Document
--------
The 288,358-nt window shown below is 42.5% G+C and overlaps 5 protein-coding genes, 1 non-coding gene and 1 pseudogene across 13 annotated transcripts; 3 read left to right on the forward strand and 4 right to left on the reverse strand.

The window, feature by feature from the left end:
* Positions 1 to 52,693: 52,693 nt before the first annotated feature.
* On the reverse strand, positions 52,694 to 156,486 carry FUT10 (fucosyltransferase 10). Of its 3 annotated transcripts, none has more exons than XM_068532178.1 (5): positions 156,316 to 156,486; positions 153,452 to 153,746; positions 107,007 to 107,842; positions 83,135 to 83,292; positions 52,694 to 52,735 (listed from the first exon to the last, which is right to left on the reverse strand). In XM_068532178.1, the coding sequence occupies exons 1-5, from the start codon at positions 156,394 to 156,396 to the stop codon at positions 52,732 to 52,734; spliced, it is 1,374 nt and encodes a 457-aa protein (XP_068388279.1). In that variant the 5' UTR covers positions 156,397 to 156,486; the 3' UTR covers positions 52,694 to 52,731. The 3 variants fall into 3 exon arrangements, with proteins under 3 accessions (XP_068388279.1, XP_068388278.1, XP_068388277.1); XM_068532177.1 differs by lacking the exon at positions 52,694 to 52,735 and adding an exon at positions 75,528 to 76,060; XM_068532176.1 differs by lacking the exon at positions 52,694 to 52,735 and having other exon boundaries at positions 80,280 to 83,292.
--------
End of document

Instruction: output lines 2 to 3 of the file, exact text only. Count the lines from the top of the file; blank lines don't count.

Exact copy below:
The window, feature by feature from the left end:
* Positions 1 to 52,693: 52,693 nt before the first annotated feature.